Stan Lee, the co-founder of Marvel Comics and the man behind Marvel superheroes such as Spider-Man, the Fantastic Four, Iron Man and Black Panther, died Monday morning after being rushed to Cedars-Sinai Medical Center from his Hollywood Hills home.
He was 95.
Paramedics where dispatched at 8:34 a.m. to a Hollywood Hills home in the 9100 block of West Oriole Way, on a medical response call for a 95-year-old man, said Margaret Stewart of the Los Angeles Fire Department.
Lee had suffered several illnesses over the last year, which included a bout of pneumonia and vision issues.
Social media was quick to offer reactions from both coasts.
“There will never be another Stan Lee,” tweeted actor Chris Evans, who plays Captain America in the Marvel Cinematic Universe films. “For decades he provided both young and old with adventure, escape, comfort, confidence, inspiration, strength, friendship and joy. He exuded love and kindness and will leave an indelible mark on so, so, so many lives. Excelsior!!”
“Thank you Stan Lee for making people who feel different realize they are special,” actor Seth Rogan tweeted.
“Rest in peace, Stan Lee. The many worlds of imagination & delight you created for humanity will last forever,” tweeted Elon Musk, founder of Hawthorne’s SpaceX.
“Original and genius are two very overused words in the world today, but Stan was both,” tweeted Tom Rothman, Motion Pictures Group chairman for Sony Pictures. “Add irrepressible and irreplaceable, and you begin to describe the man. We have all lost a true superhero. We will greatly miss our friendly neighborhood Stan Lee.”
“Stan Lee was as extraordinary as the characters he created,” tweeted Bob Iger, chairman and CEO of The Walt Disney Company in Burbank. “A super hero in his own right to Marvel fans around the world, Stan had the power to inspire, to entertain, and to connect.”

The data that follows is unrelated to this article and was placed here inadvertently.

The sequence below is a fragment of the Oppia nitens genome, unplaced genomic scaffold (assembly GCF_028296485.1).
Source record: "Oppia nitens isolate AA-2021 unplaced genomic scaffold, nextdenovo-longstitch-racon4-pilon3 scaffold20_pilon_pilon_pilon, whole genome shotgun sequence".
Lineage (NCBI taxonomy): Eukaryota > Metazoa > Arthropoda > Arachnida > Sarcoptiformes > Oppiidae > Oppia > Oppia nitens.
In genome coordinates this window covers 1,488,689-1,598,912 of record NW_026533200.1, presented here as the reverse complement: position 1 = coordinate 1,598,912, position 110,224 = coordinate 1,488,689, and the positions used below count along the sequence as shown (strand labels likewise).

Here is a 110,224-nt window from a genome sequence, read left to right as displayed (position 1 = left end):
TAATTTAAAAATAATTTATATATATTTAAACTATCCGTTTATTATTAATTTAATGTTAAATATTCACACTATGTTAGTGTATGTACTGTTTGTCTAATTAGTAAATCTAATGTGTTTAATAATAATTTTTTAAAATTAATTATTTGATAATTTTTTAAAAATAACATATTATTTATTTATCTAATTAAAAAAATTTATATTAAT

“Stan Lee created some of the most incredible and enduring characters of our time, and he chose New York City as the place to tell their stories,” New York City Mayor Bill de Blasio tweeted. “On behalf of his hometown, I want to express our deepest condolences to his family and loved ones.”
“I seem to be spending my life with ordinary people who are the best people in the world,” Lee said at a 2017 ceremony in which he sank his hands and feet into cement in the forecourt of the TCL Chinese Theatre. “I’ve been the luckiest man in the world because I’ve had friends. And to have the right friends is everything. People you can depend on. People who tell you the truth if you ask for something. I’ve been lucky in that area.
“And lucky to have a wonderful wife,” he added, referring to his wife of nearly 70 years, Joan, who died July 6, 2017, at age 93.
Born Stanley Martin Lieber on Dec. 28, 1922, in New York City, Lee began his career in 1939 as an assistant at Timely Comics with such duties as getting lunch, filling inkwells and proofreading.
His first published work was as a text filler for Captain America No. 3, published in 1941. He wrote under the name Stan Lee, which would later become his legal name, writing in his autobiography that he intended to save his given name for more literary work.
Lee was named interim editor of Timely Comics in 1941, and would be editor-in-chief for what would evolve into Marvel Comics in 1961 until 1972 when he became publisher.
He was credited with giving his superheroes a more nuanced humanity than other comics typically written for preteens on the post-World War II era.
Together with artist Jack Kirby, Lee created the Fantastic Four, based on previous comics Kirby had published in DC Comics. The team’s immediate popularity led Lee and Marvel’s illustrators to produce more popular characters such as Hulk, Thor, Iron Man, and the X-Men, Daredevil, Doctor Strange and — Marvel’s most successful character — Spider-Man.
Lee was also known for making several cameo appearances in Marvel Cinematic Universe films, as well as Comic-Con conventions and other events for fans.
More than 2 million of Lee’s comic books have been published in 75 nations and in 25 languages. His characters have been featured in 24 animated television series and several live-action movies.
In August, Lee was granted a three-year extension of a temporary restraining order against his partner and business manager.
Los Angeles Superior Court Commissioner Laura Hymowitz ordered Keya Morgan to stay at least 100 yards away from Lee; Lee’s daughter, 68-year-old Joan Celia Lee; and Lee’s brother, 86-year-old Larry Lee, through Aug. 17, 2021. Lee alleged Morgan embezzled about $5 million in assets, including autograph proceeds and artwork.
Lee was not present at the hearing, but his attorney, Jonathan Freund, said afterward his client will be pleased with the ruling.
“Stan has been doing pretty well, he’s working again and his health is generally improving,” said Freund, who added that Lee had been creating new comic book characters.
— City News Service